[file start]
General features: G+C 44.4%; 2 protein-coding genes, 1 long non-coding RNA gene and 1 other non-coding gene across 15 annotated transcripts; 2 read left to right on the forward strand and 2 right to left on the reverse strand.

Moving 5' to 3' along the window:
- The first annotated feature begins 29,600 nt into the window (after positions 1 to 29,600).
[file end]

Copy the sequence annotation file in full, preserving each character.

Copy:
General features: G+C 44.4%; 2 protein-coding genes, 1 long non-coding RNA gene and 1 other non-coding gene across 15 annotated transcripts; 2 read left to right on the forward strand and 2 right to left on the reverse strand.

Moving 5' to 3' along the window:
- The first annotated feature begins 29,600 nt into the window (after positions 1 to 29,600).